Grain freight cost index hiked for pensions, capital costs

Reviews of pension and capital costs at Canada’s two main railways will be factored into a substantial hike in the index that governs how much the railways can charge each year to haul Prairie grain.

The Canadian Transportation Agency on Monday announced a 9.5 per cent increase in its volume-related composite price index (VRCPI) to 1.2895, effective for the 2012-13 crop year starting Aug. 1.

The VRCPI is an inflation factor that reflects forecasted changes in Canadian National Railway (CN) and Canadian Pacific Railway’s (CP) costs for labour, fuel, material and capital purchases.

The index, which must be set each year by the end of April, is one factor in the CTA’s revenue caps on CN and CP. Each railway can set its own rates for grain freight as long as its total grain revenue each year is below its cap.

Monday’s increase follows hikes of 3.5 per cent in 2011 and seven per cent in 2010, and a 7.4 per cent decrease in 2009. The VRCPI has now grown at an average annual rate of 2.1 per cent since the 2000-01 period, the CTA said.

The regulatory agency, in December and March respectively, made changes to its methodologies for calculating the railways’ cost of capital, and for recognizing the railways’ pension costs.

On capital costs, the CTA will now rely on the weighted cost rate of equity "in a North American context" rather than just the Canadian financial market, and determine the market risk premium using "all available reliable information" dating back to 1951 for the Canadian cost of equity and 1954 for the U.S. cost of equity.

On pensions, the CTA will now consider any cash payments relating specifically to services rendered in that year, plus statutory pension plan deficit payments and pension administrative expenses incurred by the railway company.

CN and CP combined have made voluntary contributions of approximately $2.9 billion from 2009 to 2012 into their pension funds, the CTA noted.

The agency’s revisions on capital costs and pension costs each make one-time impacts on the VRCPI for 2012-13, worth 3.3 and 4.6 per cent, respectively.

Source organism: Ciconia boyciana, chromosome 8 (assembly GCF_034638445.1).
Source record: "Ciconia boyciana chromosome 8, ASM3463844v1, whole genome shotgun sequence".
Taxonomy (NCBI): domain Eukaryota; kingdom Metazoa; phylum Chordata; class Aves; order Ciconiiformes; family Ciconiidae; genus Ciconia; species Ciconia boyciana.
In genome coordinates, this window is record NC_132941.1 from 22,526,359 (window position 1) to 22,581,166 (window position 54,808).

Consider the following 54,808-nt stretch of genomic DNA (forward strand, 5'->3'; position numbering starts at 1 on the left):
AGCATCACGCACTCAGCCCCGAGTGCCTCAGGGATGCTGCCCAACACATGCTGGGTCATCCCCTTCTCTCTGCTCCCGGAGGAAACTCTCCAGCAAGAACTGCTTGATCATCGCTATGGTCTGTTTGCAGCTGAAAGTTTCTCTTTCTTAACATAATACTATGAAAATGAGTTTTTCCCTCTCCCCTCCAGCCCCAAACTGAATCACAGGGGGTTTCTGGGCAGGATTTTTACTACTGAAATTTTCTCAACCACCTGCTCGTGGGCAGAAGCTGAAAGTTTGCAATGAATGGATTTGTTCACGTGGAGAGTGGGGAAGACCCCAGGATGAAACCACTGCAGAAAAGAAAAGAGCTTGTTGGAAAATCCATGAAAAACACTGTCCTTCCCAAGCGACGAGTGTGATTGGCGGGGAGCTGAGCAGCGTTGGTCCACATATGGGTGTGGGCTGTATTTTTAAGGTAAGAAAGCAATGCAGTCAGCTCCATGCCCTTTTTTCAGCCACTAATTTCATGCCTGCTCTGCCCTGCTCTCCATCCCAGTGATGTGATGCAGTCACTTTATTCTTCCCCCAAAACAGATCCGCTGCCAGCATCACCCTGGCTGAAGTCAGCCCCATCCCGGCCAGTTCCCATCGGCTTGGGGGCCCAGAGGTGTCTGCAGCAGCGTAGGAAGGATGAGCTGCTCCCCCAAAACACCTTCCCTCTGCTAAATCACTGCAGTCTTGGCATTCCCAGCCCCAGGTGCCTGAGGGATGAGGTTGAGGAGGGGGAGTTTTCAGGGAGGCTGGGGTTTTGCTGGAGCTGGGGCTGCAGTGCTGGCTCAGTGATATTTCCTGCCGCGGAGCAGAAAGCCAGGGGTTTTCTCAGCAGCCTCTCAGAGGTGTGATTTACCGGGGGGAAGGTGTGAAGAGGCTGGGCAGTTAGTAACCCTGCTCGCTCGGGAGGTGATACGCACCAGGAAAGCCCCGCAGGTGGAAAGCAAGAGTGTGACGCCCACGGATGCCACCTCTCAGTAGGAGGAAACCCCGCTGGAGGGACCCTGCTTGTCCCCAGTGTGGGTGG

"Recent agency decisions on methodologies, such as the cost of capital and pensions, demonstrate our commitment to sound regulatory practices and to making decisions in a fair and reasonable manner," CTA chairman Geoff Hare said in Monday’s release.

The CTA’s revenue caps on CN and CP apply to the movement of grain from Prairie elevators or from U.S. origins to terminals at Vancouver, Prince Rupert, B.C. and Thunder Bay, Ont. They also apply to CN’s and CP’s movements of grain bound for Eastern Canada or for export, up to either Thunder Bay or the CN station about 250 km north of the city at Armstrong, Ont.

"Unwarranted increases"

Prompted by the CTA’s announcement, the Western Canadian Wheat Growers Association on Monday said it has written to federal Transport Minister Denis Lebel calling for a full review of the railway revenue caps.

The latest change to the VRCPI "represents a significant jump in freight rates," the association’s president Kevin Bender said in a release. "The government needs to review the components of the revenue cap and come up with a better approach to ensure farmers are not hit with unwarranted freight increases."

The association said the "duopoly" in the Prairie rail industry "allows the two major railways to pass along cost increases to shippers without the usual discipline characterized by competitive markets."

Rather than adjusting the revenue cap just to reflect the railways’ cost increases, the association said, the CTA should be adjusting the cap "to reflect costs that would otherwise exist if competitive market forces were at play."

For instance, the association said, the railways have made "significant" productivity gains through increased train length, increased railcar capacity and more fuel-efficient locomotives.

The railways should profit from the productivity gains they’ve made through their investments, Bender said, but "there needs to be a mechanism to ensure a portion of these gains are passed on to farmers through lower freight rates."

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